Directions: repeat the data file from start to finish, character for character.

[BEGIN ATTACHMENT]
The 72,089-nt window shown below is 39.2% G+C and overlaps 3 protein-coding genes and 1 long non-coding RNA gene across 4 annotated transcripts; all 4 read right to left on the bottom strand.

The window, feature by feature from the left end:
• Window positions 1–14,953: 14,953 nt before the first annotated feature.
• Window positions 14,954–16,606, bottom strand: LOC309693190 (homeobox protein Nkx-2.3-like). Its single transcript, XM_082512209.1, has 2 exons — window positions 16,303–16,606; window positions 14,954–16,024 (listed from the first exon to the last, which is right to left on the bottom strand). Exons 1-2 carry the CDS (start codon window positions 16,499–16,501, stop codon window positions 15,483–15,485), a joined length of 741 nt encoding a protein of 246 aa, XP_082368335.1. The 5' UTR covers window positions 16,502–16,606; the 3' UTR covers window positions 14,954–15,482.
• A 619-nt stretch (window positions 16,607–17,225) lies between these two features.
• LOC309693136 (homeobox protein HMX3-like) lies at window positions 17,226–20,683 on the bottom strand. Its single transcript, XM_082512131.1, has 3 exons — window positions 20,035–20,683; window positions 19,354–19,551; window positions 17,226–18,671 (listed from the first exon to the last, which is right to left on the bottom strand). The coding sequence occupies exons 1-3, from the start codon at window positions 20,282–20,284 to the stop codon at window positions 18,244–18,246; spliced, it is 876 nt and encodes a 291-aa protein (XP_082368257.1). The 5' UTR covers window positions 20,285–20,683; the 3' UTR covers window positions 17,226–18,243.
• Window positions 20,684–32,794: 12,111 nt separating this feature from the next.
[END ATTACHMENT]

The 72,089-nt window shown below is 39.2% G+C and overlaps 3 protein-coding genes and 1 long non-coding RNA gene across 4 annotated transcripts; all 4 read right to left on the bottom strand.

The window, feature by feature from the left end:
• Window positions 1–14,953: 14,953 nt before the first annotated feature.
• Window positions 14,954–16,606, bottom strand: LOC309693190 (homeobox protein Nkx-2.3-like). Its single transcript, XM_082512209.1, has 2 exons — window positions 16,303–16,606; window positions 14,954–16,024 (listed from the first exon to the last, which is right to left on the bottom strand). Exons 1-2 carry the CDS (start codon window positions 16,499–16,501, stop codon window positions 15,483–15,485), a joined length of 741 nt encoding a protein of 246 aa, XP_082368335.1. The 5' UTR covers window positions 16,502–16,606; the 3' UTR covers window positions 14,954–15,482.
• A 619-nt stretch (window positions 16,607–17,225) lies between these two features.
• LOC309693136 (homeobox protein HMX3-like) lies at window positions 17,226–20,683 on the bottom strand. Its single transcript, XM_082512131.1, has 3 exons — window positions 20,035–20,683; window positions 19,354–19,551; window positions 17,226–18,671 (listed from the first exon to the last, which is right to left on the bottom strand). The coding sequence occupies exons 1-3, from the start codon at window positions 20,282–20,284 to the stop codon at window positions 18,244–18,246; spliced, it is 876 nt and encodes a 291-aa protein (XP_082368257.1). The 5' UTR covers window positions 20,285–20,683; the 3' UTR covers window positions 17,226–18,243.
• Window positions 20,684–32,794: 12,111 nt separating this feature from the next.